The Venetian Lagoon, a crescent-shaped body of water between the Italian mainland and the Adriatic Sea, covers 550 sq km and has an average depth of approximately one metre. The lagoon and Venice were declared a UNESCO World Heritage Site in 1987.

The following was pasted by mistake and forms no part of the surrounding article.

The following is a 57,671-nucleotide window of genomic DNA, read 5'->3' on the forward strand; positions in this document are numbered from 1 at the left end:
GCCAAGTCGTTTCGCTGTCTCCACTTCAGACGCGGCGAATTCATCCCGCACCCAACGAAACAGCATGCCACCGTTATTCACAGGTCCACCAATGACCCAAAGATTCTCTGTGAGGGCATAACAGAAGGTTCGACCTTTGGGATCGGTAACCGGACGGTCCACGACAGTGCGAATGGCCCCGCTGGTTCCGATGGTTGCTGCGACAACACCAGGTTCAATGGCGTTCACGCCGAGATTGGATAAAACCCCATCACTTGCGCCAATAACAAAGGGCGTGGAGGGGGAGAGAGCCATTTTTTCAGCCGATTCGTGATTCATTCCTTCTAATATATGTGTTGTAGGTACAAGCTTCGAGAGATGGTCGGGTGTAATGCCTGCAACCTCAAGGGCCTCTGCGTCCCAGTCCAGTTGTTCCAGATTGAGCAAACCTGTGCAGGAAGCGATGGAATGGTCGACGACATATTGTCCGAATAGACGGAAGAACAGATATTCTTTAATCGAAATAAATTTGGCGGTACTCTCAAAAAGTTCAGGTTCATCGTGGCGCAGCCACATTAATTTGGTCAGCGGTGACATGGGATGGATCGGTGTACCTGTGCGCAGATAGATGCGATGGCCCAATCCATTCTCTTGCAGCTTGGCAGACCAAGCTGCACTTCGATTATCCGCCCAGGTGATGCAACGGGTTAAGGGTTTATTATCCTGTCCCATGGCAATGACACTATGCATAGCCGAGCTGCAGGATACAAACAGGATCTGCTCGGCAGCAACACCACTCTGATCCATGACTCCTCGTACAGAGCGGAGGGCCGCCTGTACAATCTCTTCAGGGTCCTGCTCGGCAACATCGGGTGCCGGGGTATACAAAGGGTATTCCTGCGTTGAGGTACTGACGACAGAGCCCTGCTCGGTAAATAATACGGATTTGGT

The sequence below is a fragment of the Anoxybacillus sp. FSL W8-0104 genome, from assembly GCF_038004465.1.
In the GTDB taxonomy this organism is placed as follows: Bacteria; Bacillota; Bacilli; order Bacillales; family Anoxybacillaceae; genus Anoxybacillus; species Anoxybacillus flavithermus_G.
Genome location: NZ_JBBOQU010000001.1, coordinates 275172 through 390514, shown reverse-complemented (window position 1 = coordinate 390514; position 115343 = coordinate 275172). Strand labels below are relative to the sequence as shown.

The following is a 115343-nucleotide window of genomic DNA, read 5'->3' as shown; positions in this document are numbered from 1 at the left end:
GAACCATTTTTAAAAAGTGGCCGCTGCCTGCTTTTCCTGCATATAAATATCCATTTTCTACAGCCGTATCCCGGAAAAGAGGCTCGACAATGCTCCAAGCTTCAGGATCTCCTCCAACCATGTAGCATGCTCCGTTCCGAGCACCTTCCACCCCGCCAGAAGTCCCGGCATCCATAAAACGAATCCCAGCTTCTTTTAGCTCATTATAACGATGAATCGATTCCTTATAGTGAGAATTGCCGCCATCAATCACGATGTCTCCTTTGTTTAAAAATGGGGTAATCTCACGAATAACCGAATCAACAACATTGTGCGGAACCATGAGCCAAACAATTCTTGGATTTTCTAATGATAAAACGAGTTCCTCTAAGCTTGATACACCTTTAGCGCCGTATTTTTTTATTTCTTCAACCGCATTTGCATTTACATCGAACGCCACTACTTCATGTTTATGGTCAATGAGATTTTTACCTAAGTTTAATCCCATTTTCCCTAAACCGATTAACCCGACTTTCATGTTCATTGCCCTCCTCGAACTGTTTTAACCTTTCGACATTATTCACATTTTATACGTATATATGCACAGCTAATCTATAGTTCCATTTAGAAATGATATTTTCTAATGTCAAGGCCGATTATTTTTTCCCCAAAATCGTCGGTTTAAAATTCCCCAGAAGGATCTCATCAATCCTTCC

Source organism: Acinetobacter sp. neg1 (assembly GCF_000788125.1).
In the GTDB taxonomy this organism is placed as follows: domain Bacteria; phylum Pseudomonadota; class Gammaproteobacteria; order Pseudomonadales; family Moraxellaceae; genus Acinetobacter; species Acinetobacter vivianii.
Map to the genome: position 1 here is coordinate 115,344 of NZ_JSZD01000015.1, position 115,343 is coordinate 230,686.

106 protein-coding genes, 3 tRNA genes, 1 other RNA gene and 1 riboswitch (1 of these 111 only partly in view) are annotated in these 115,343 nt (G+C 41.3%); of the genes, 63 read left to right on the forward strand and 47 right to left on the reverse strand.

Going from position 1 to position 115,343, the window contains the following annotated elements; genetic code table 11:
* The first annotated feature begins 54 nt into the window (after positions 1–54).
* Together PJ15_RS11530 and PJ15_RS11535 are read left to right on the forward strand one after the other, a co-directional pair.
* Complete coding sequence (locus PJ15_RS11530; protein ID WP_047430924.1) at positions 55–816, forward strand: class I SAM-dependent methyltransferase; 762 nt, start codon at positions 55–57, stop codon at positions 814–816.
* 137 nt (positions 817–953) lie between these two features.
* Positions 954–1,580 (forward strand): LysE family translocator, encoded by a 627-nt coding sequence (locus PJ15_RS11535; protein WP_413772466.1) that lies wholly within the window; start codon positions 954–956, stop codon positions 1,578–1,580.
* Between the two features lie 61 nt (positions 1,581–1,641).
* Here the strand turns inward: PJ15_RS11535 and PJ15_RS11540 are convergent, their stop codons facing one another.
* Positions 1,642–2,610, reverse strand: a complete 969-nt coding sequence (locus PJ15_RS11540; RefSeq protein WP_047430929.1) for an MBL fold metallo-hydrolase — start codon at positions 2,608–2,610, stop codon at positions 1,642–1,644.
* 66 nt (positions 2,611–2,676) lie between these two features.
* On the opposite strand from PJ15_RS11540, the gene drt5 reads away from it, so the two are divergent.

This Ikonos-2 image captures the busy waterways of the Venetian Lagoon and the islands located northeast of the city of Venice (not visible). The lagoonâs largest island is Saint Erasmus (centre right). Saint Erasmus and its neighbouring island Le Vignole (bottom left) have long been referred to as Veniceâs countryside because they are covered in fields, groves and vineyards.Credits: European Space Imaging (EUSI)Le Vignole once functioned as a market garden for Venice, which is located west of Le Vignole. The lagoonâs labyrinth of waterways is made visible by boats and their contrails. The shallowness of the lagoon makes it essential to travel in navigation channels to avoid sandbanks and mudflats. Given the strong connection of those that live in the lagoon with water, Venice was chosen as the setting for the upcoming OceanObs\'09 Conference held from 21-25 September. More than 500 participants from 30 countries will attend the conference to discuss the societal and economic needs that ocean-observing systems should address over the next 10 years. ESA, EUMETSAT and the UNESCO Intergovernmental Oceanographic Commission are sponsoring the conference along with other partners. This image was acquired on 22 June 2008 by Ikonos-2, a commercial satellite that provides panchromatic and multispectral high-resolution imagery. ESA is supporting Ikonos-2 as a \'Third Party Mission\', which means ESA utilises its multi-mission European ground infrastructure and expertise to acquire, process and distribute data from the satellite to its wide user community.
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